It is recommended to fill half of your plate with fruits and vegetables in all your meals. Try eating an assortment of fruits and vegetables to get a mix of different nutrients and fibers.
Fruits and vegetables also help make you feel full, which could help lower appetite later. (14)
Some fruits, such as green bananas, have been shown to help improve various gastrointestinal conditions, including constipation, diarrhea, and ulcers. (15) Papaya aids protein digestion and helps prevent bloating and constipation.
Speak with your health care team regarding what fruits and vegetables are best for your state of health. Certain digestive conditions, such as IBS, may warrant avoidance of certain fruits and vegetables.
4. Herbs and spices
Since ancient times, asafoetida has been used as a spice and traditional medicine.
Asafoetida may help stimulate bile flow and secretion needed for the digestion of dietary lipids. It also boosts the action of the digestive enzymes of the small intestines and pancreas.
Asafoetida has been used to provide relief from flatulence, stomach pressure, loose stools, and low acid levels in the stomach. (16)
Although the medicinal importance of asafoetida has been recognized, further detailed studies are needed before progressing to clinical trials. (17)
Traditionally, ginger has been used in the treatment of multiple gastrointestinal disorders.
Peppermint is efficient as the first-line treatment for an upset stomach and it relieves indigestion and the discomfort associated with eating a heavy meal. It also helps in relieving nausea. (20)
Peppermint oil may also be a potent therapy for IBS. (20) While the safety and short-term efficacy of this treatment method have been determined, studies on its long-term use and effectiveness are yet to be conducted. (21)
You may consume peppermint in the form of tea with your breakfast. You may also add one or two drops of peppermint oil to a glass of hot water and drink it up once or twice a day.
Caution: Peppermint tea may aggravate heartburn in individuals with GERD.
Additional Tips for Optimum Digestion
Proper digestion is, in some way, dependent on your diet. However, various other aspects also influence the smooth functioning of your digestive tract. Therefore, it is vital to balance all factors, and this may be achieved by:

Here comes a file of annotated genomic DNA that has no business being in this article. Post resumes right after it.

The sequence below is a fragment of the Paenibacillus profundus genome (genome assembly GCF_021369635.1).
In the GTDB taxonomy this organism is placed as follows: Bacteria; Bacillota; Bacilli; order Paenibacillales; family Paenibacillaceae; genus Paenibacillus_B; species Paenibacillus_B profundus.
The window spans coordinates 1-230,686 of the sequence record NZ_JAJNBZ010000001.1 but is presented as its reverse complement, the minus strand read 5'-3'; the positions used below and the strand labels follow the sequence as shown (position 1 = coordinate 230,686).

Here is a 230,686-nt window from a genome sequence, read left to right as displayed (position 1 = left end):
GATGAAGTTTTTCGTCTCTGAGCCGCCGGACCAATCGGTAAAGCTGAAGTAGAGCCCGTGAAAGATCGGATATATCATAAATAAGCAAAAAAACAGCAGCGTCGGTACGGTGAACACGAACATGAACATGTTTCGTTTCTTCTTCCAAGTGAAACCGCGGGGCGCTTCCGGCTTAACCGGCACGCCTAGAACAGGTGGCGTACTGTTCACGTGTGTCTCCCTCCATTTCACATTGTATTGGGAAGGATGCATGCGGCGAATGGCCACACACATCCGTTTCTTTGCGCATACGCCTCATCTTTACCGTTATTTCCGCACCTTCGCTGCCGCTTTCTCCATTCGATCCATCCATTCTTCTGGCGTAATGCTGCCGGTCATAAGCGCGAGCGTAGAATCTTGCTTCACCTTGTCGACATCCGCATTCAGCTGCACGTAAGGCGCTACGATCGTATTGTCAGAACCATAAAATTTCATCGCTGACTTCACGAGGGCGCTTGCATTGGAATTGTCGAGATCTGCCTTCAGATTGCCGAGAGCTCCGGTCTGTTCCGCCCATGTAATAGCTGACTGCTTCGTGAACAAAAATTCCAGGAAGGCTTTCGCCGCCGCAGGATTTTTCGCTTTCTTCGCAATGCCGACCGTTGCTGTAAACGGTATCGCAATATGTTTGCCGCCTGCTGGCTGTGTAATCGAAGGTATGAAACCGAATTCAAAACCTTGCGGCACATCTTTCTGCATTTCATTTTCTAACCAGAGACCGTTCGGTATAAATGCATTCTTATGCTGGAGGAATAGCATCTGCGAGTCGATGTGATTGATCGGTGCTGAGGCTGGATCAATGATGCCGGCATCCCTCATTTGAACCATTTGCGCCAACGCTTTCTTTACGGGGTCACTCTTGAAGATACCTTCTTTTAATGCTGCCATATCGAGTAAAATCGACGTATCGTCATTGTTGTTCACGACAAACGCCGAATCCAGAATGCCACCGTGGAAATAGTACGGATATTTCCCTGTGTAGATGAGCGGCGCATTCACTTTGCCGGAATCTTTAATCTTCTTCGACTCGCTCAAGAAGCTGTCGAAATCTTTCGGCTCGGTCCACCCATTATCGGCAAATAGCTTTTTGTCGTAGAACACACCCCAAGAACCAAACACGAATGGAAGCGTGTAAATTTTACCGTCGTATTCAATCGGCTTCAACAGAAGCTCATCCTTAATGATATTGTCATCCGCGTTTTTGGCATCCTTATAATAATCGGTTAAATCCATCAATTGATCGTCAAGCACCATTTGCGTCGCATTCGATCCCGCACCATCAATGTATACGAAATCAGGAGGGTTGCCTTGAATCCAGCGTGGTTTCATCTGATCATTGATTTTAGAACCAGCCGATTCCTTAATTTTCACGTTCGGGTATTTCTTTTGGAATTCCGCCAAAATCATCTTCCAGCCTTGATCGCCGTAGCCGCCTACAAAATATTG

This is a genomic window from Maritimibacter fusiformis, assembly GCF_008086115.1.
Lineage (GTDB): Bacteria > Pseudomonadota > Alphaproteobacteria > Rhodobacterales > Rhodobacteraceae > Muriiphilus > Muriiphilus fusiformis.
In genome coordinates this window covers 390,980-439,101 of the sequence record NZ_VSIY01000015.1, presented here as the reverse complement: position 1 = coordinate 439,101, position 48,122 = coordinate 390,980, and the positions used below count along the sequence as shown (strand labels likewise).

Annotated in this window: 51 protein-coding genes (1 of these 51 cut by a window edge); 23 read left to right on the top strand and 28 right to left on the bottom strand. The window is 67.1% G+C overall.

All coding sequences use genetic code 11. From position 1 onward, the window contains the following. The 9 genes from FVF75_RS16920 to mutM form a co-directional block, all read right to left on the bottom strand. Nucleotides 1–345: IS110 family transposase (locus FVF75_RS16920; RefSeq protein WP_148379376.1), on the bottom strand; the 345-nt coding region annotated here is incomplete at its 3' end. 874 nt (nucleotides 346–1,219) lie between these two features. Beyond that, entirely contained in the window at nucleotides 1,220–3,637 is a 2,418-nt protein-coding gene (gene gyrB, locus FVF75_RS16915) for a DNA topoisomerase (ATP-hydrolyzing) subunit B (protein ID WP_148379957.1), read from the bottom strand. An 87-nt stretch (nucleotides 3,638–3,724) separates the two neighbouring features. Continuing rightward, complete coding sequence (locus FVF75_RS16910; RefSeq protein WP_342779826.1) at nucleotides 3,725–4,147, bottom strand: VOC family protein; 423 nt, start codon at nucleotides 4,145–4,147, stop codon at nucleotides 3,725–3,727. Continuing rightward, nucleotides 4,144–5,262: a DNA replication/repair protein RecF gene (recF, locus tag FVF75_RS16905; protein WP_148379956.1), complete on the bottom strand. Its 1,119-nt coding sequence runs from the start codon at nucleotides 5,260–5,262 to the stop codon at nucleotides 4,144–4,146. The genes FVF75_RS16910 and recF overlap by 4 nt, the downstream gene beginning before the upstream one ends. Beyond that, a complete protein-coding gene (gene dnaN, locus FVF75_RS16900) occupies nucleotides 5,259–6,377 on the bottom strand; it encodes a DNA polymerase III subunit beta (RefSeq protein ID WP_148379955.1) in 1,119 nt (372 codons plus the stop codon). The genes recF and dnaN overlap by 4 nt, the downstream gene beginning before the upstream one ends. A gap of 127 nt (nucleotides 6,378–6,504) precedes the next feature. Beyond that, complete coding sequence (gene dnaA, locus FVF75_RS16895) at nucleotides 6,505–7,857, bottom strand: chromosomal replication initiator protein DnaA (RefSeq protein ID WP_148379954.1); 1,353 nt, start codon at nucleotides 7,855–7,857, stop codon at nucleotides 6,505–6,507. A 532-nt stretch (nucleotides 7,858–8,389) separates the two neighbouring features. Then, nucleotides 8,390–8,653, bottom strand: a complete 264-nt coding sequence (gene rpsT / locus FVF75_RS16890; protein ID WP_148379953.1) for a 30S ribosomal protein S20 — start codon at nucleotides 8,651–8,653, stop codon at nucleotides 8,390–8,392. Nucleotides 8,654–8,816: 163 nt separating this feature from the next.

1. Managing stress
Intense emotions can trigger digestive problems by stimulating chemical changes. Thus, it is important to manage stress through exercise, meditation, massage, adequate sleep, and other relaxation techniques.
ALSO READ: How to Cope With Stressful Situations
2. Avoiding smoking and drinking
Smoking can increase the chances of having various health conditions, including those of the digestive system. Excess alcohol consumption may negatively influence your digestive and overall health.
Regular exercise stimulates the movement of food through the digestive tract. Therefore, setting up an exercise routine, even as simple as walks, can help maintain your digestive health.
4. Increasing water intake
Ensure the consumption of adequate amounts of water to stay hydrated as it helps in bowel movement and prevents constipation. When coupled with a balanced diet, proper water intake can efficiently promote healthy digestion.
Can Bone Broth Help Improve Digestion?
No. While the gelatin content of bone broth claims to help in digestion, there is little to no evidence supporting its use.
Consuming a varied, healthy, and well-balanced diet is key to maintaining good health and adequate nutrition. Adding the suggested foods in your diet may be a simple and effective way to improve your digestive health.
However, if doing so does not help alleviate your problems, it is recommended to seek medical advice.